TABULA RASA: Merryn Williams reviews a new anthology of women’s poetry from Linen Press

Tabula Rasa: Poetry by Women 
Edited by Rawaa Elsir, Kavita A. Jindal, Avril Joy, 
 .                Lynn Michell & Reshma Ruia
Linen Press 2023
ISBN: 978-1-7391777-2-0

Only around two generations ago, very few women poets were taken seriously by the English literary establishment. Thankfully, that has changed; hundreds if not thousands of women are now writing and publishing good poetry and all-female antholgies are quite common. I’ve known a few women who refuse to appear in such anthologies because they prefer their work to be judged on its own terms. Most, however, do want to be published wherever and whenever possible, and it’s often quite easy to guess a poet’s sex without knowing their name, if only because they tend to write about certain subjects in which men have little interest.

This anthology features thirty-four poets, most of them unknown to me but very well worth reading. A major theme is clothes. There is a wedding dress, a talking dress, a magic coat, a scarlet coat. There are women who wash clothes at the well, pregnant women who take their clothes off, and baby boomers – in Marilyn Longstaff’s excellent ‘Dinosaurs’ – who used to make their own. And why do clothes matter so much? Because women are still judged on their appearance; look at any political group photograph and you will see a mass of men in grey and, standing out, the occasional brightly-dressed high-achieving female. ‘The Sack Race’, by Karin Andrews Jashapara, is about a different kind of garment; the sack is a metaphor for the restrictions which hold back the growing girl. ‘One Small Problem’, by Sheena Joughin, describes ‘a pocket in our school uniform knickers’ which baffled her and her little classmates. What can it have been for?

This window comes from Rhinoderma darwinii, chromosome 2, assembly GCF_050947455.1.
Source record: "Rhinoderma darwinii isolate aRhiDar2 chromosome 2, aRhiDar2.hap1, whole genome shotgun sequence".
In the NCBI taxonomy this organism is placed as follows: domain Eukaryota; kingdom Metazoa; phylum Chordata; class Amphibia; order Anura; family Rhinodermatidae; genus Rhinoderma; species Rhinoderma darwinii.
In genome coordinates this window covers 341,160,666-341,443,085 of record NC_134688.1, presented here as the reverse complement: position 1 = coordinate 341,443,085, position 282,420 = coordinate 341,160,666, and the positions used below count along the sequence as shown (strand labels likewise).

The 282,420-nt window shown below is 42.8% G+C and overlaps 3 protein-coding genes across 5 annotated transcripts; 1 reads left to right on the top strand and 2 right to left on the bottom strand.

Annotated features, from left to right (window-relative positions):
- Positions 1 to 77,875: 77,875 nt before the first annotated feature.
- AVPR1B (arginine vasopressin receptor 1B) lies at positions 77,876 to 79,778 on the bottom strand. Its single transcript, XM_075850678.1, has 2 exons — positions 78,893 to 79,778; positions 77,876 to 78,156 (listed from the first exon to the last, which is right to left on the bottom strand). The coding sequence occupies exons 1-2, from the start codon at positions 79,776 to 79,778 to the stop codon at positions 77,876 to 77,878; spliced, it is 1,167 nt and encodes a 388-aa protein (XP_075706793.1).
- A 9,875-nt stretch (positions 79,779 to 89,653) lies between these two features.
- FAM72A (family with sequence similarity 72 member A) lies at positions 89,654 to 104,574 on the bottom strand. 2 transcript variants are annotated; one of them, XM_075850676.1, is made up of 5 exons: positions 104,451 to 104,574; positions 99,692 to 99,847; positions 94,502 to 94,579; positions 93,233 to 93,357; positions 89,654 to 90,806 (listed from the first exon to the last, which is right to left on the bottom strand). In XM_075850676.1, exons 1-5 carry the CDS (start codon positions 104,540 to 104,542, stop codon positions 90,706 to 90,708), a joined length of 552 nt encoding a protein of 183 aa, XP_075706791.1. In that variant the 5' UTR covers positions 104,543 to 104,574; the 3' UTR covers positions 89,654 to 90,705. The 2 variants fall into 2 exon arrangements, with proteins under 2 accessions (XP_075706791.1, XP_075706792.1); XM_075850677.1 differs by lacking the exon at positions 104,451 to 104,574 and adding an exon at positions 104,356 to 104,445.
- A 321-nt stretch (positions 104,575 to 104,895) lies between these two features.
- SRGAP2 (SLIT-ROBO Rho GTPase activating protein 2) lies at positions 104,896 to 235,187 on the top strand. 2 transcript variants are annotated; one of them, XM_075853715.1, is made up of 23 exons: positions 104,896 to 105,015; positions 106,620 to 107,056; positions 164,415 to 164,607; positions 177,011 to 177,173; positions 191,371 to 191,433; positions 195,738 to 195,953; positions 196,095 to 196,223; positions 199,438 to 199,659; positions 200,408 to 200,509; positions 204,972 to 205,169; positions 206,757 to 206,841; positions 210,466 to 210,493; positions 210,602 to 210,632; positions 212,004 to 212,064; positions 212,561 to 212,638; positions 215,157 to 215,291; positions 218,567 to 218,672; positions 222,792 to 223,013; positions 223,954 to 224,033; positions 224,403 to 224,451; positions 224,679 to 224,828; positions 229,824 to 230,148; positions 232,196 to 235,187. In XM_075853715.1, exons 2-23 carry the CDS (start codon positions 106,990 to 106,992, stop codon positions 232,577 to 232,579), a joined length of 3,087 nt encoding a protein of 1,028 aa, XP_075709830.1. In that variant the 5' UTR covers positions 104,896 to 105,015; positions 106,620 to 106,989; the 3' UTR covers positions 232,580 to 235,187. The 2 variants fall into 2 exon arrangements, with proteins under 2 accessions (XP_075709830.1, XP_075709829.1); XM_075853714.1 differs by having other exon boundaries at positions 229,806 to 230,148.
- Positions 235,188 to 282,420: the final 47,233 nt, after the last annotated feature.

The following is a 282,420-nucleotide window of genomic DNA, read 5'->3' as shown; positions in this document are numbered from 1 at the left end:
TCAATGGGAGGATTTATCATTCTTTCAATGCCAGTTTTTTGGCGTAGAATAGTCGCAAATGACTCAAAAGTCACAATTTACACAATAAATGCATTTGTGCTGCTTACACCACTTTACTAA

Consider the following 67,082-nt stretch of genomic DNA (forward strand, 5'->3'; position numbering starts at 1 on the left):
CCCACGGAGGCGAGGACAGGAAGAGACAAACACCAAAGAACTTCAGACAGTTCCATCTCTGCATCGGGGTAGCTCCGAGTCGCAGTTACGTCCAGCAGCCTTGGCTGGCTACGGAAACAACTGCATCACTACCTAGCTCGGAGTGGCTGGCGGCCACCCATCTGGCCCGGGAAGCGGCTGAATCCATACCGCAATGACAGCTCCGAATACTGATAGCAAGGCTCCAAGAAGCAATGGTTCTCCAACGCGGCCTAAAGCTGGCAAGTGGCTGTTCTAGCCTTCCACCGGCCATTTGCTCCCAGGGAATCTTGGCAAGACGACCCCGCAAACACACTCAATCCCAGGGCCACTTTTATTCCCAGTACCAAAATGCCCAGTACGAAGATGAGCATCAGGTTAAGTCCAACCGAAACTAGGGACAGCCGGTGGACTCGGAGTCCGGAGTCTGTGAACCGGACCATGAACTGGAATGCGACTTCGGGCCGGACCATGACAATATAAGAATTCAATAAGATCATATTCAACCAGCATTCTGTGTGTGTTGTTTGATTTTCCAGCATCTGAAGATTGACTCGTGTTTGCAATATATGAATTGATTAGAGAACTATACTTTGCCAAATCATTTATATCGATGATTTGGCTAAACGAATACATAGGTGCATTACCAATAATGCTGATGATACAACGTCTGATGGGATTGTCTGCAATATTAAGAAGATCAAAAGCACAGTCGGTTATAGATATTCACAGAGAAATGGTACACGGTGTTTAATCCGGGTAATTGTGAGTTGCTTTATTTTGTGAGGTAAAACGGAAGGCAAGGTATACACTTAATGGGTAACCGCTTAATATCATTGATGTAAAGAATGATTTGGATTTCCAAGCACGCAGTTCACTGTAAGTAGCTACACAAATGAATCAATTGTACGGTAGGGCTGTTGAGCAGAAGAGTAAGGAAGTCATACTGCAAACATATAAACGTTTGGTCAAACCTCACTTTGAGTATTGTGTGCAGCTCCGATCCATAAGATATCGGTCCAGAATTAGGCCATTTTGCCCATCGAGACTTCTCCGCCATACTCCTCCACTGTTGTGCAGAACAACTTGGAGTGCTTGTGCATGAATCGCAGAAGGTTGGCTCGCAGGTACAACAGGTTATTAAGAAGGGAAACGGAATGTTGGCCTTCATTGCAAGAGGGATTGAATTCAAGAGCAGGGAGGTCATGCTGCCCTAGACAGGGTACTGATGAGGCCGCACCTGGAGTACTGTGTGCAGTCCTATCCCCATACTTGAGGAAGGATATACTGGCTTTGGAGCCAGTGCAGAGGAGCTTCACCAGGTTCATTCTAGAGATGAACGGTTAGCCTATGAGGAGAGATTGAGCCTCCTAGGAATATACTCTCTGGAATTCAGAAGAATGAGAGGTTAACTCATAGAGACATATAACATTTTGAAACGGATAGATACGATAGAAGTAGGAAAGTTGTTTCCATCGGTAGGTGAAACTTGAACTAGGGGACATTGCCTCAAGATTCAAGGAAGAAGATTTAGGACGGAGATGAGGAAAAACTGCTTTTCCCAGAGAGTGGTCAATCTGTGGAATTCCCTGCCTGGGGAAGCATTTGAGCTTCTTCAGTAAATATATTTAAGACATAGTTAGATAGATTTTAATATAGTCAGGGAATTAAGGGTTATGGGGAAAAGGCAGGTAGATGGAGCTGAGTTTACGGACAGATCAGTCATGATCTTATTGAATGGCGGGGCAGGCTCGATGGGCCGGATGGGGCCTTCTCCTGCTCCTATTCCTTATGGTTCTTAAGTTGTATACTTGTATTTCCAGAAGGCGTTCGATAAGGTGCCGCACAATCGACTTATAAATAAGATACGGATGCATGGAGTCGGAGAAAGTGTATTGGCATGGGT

Yet clothes can also be a way of transmitting love, as in Bernadette Gallagher’s ‘Knitting Days’ written in memory of her mother:

I hear your needles clicking, knitting a jumper    
all those banks of wool rolled into balls.

Pattern in your head, in your hands - diamonds
emerging as the sculptor carves to release the form within.

You knitted me my long red cardigan, green fleck for our son,
along with hat and scarf to match, brown for his father.

Knitting our days together
only the moths will unravel.

Gardening is another art which has always been considered suitable for women. Gillie Griffin, in ‘Clearing the Allotment’, fights her personal war against bindweed and thinks of Ukraine. And in ‘Allotment’, perhaps the best poem in the book, Kathleen Jones feels a powerful connection with generations of female food-growers:

But in the dusk, in the rain, crouching
to weed the seedling salad patch
my fingers brown and swollen
with nettle stings, I realise that this
is where I was always meant to be –

replicating the actions of Viking wives
crouched in their small garths, beside fjords,
and all those other northern women, after the ice,
bedding down in caves and turf-roofed crannogs

sowing wild grain, transplanting berry bushes,
coaxing supper out of stony ground.

Women are also, of course, the transmitters of life. A baby is born (‘Daughter’, Khadija Rouf); another makes its presence known (‘Egg’, Reshma Ruia); another baby dies (‘My Mother with Sweet Peas’, Clare Best).

It is particularly interesting that this anthology allows us to hear from Asian poets, who recall how their ancestors were treated almost within living memory. Mona Dash, in ‘Unbound Feet’, says that the oppression of women is still going on. Crystal Z. Lee contributes a quite remarkable poem, ‘Milestones’, which traces a Taiwanese woman’s life through childhood – her brother is of course being the favourite – then forced marriage, domestic violence, Japanese occupation, a damaged son, a daughter breaking free, Alzheimer’s and death. Now she is a phantom or angel but lives on in her daughter’s mind. It’s important to remember the women who did not have opportunities and it’s encouraging that so many women have now found their voice.